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I'll happily pay a fine if it keeps us pedestrians off our phones

Rules that save lives are worth their inconvenience.

It's our first real holiday away from our kids and it's coming to an end. November 2008. We're walking through one of those open gardens and admiring the way the roses bloom. I hear my phone ringing but I'm ignoring it. After all, how important can it be?

That was the day I missed the phone call from one of the paramedics in the ambulance driving our son, with a suspected spinal injury, to the nearest spinal care hospital. By the time we drove the 100 kilometres – like maniacs – to the hospital where he lay, we knew it wasn't the worst possible outcome. He'd been riding downstairs and turned wheels over head but had been wearing a helmet. Both paramedics said the helmet saved him.

It's hard to pay attention to what's going on around you if you are engrossed in your phone.
It's hard to pay attention to what's going on around you if you are engrossed in your phone. Photo: Louise Kennerley

I'm a big believer in rules that save lives. Whether it's helmets or seat belts, I'm there. This puts me at odds with those who think people should take responsibility for their own risk-taking behaviour. And most of those people are (a) not parents and (b) not taking those risks any more. There are cyclists who don't want rules, who don't want to wear helmets and who don't want to carry identification. They say those rules will put them off cycling.

But here am I about to sign up to support an idea that will probably affect each and every one of us. Certainly me. I am the world's worst pedestrian. I walk three kilometres each way to work each day and, some days I have no idea how I navigated myself to my desk.

And it's why I now find I'm standing with a New Jersey state assemblywoman, Pamela Lampitt, a Democrat, who is being mocked all over. She introduced legislation into the New Jersey state house last Monday to penalise pedestrians who use non-hands-free mobile phones while walking on public footpaths and on roads. It's the same way New Jersey treats jaywalkers. If the legislation passes, pedestrians in breach will be hit with a fine of up to $US50 and possibly 15 days in jail.

Insane, you say?

About a year ago, I was fined $70 for crossing the road at an intersection against the lights. To be honest, I didn't even notice that the little green man had turned red. In fact, I don't think I noticed him at all. What I did see was the traffic completely still and so I bolted. Across six lanes of traffic. With my phone in my hand.

That's what you call insane. I'm lucky I got pinged. It was a bit of an alarm not only to those around me but to myself. It's hard to pay attention to what's going on around you if you are engrossed in your phone and that's one of the reasons that using your mobile while you are driving attracts huge fines.

We think texting while driving is riskier than walking. But texting while walking also has significant effects. In 2012, researchers at Stony Brook University in the state of New York found that young people walking and using their mobile phones made more walking errors and had trouble with memory recall. The study by Eric Lamberg and Lisa Muratori, published in Gait & Posture, showed that participants who talked while walking were 16 per cent slower and were much more likely to walk off course than those who were just concentrating on the one task of walking. Add texting to the mix and participants were one-third slower.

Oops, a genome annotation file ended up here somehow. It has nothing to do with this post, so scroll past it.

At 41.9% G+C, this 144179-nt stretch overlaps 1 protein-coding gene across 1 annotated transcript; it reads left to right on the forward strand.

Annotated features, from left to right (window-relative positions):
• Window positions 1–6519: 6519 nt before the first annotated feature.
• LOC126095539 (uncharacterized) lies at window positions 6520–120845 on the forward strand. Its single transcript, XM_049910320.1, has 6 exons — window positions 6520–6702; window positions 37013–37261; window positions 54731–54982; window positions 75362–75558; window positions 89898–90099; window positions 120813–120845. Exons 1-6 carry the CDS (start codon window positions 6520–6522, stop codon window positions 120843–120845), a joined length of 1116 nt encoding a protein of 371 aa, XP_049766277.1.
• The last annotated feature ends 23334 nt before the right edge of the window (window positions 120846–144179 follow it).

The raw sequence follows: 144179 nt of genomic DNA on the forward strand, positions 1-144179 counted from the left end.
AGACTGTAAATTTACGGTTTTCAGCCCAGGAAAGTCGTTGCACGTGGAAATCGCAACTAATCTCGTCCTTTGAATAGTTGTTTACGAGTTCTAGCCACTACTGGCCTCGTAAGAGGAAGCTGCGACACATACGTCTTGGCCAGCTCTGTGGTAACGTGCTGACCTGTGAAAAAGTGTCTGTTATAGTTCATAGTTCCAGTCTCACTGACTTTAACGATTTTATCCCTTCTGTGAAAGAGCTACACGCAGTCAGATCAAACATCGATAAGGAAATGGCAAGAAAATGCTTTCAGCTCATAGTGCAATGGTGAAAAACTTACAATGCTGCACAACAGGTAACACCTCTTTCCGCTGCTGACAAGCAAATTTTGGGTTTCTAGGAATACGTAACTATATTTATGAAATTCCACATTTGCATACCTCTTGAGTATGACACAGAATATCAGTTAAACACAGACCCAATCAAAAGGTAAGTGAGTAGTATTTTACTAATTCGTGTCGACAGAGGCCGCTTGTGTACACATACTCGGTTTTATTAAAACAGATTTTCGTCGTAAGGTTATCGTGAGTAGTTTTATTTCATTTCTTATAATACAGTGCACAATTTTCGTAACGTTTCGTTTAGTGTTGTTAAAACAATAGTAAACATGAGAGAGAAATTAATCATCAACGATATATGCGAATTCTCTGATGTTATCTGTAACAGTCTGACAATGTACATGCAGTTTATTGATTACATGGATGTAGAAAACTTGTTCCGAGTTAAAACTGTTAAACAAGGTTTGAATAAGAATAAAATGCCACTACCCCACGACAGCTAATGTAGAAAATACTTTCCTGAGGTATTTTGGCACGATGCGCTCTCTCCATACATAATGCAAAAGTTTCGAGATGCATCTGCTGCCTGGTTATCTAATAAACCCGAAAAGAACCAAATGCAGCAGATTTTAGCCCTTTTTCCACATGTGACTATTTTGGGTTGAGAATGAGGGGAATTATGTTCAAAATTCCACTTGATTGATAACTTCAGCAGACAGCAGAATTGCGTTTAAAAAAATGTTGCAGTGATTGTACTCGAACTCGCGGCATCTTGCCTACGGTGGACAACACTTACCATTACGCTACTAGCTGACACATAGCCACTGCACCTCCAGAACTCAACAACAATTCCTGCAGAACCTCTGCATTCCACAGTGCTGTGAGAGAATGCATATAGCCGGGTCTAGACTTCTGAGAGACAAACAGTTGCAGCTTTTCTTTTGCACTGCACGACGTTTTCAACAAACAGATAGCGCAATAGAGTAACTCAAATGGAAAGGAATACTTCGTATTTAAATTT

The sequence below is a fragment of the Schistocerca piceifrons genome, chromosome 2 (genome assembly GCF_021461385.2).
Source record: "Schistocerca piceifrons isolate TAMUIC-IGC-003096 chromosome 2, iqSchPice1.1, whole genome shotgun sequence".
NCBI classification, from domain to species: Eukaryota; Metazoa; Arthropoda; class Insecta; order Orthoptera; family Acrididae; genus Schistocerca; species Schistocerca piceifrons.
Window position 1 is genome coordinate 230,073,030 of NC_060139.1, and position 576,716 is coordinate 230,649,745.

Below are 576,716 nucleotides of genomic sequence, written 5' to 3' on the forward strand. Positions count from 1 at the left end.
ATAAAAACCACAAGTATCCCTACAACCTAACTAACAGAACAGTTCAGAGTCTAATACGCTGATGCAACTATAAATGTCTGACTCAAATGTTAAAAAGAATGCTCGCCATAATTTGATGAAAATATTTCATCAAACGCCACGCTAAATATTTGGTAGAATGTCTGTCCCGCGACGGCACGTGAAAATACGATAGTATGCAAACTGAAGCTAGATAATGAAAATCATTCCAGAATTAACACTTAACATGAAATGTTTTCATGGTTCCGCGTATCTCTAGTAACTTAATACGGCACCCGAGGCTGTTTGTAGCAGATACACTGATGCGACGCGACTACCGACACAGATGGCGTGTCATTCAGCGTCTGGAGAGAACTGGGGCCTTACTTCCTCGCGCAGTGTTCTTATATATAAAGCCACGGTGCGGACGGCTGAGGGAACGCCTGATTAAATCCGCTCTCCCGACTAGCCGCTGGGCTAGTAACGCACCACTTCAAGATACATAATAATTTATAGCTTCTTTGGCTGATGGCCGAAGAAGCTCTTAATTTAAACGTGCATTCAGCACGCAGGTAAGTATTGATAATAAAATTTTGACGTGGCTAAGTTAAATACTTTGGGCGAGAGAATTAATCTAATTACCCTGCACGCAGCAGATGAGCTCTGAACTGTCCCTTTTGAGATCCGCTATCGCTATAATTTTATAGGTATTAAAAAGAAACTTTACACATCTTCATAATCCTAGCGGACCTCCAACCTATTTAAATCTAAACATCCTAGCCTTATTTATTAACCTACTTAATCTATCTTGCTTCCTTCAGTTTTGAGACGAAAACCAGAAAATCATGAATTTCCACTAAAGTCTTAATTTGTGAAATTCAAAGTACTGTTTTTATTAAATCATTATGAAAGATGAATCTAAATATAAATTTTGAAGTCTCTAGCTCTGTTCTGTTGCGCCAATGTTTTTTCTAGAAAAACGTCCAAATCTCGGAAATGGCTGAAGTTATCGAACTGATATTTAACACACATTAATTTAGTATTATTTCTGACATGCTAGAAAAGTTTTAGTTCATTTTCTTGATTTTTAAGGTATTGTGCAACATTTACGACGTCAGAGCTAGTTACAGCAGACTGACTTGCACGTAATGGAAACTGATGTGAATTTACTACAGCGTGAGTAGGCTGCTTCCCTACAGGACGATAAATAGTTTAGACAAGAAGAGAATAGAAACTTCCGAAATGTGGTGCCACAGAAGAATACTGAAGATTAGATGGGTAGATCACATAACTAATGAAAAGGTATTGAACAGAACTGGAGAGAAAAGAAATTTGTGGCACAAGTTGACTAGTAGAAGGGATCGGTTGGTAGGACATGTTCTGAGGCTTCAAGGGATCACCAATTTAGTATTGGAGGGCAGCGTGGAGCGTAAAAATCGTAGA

That research was not the only study to show the negative effects of trying to do two or three tasks at once.

My very favourite was finding the 2015 study, led by Andrew Strubhar and also published in Gait & Posture, which seems to say our brains put texting first. In that study, 32 participants texted while standing, while walking and while in what the researchers call "perturbed stance". The texting ability of the participants stayed pretty much the same. In fact, it found that "subjects will maintain their baseline texting speed and accuracy at the expense of gait [walking] speed and impaired balance".

And that's why, on a crowded city street and on packed footpaths, you will suddenly find someone who has stopped – dead – in front of you as they look for the emoji of choice.

I bolted. Across six lanes of traffic. With my phone in my hand. That's what you call insane.

Earlier this year, Victoria's Transport Accident Commission chief executive, Joe Calafiore, said distraction of pedestrians was emerging as a major factor in the number of pedestrian deaths.

Last year, Amy Williamson and Alexia Lennon presented a paper at the 2015 Australasian Road Safety Conference that said pedestrian crashes account for about 14 per cent of Australian road fatalities. A study they completed of more than 200 pedestrians in the Brisbane CBD showed exactly how prevalent our use of mobile phones is while trying to cross the road.

As they report, result indicated that "smartphone use for potentially distracting activities while walking and while crossing the road was high, especially among 18-30-year-olds, who were significantly more likely than 31-44-year-olds or 45-65-year-olds to report smartphone use while crossing the road".

I doubt my age group (ahem, over 30) are all that likely to reveal their risky behaviour.

But if takes fines to make us all get off the phone while we walk, that's a fine worth having.

Jenna Price is a columnist for The Canberra Times and a senior lecturer in journalism at the University of Technology, Sydney. Facebook: JennaPriceJournalist. Twitter: @jennaprice. Email: jennapricejournalist@gmail.com

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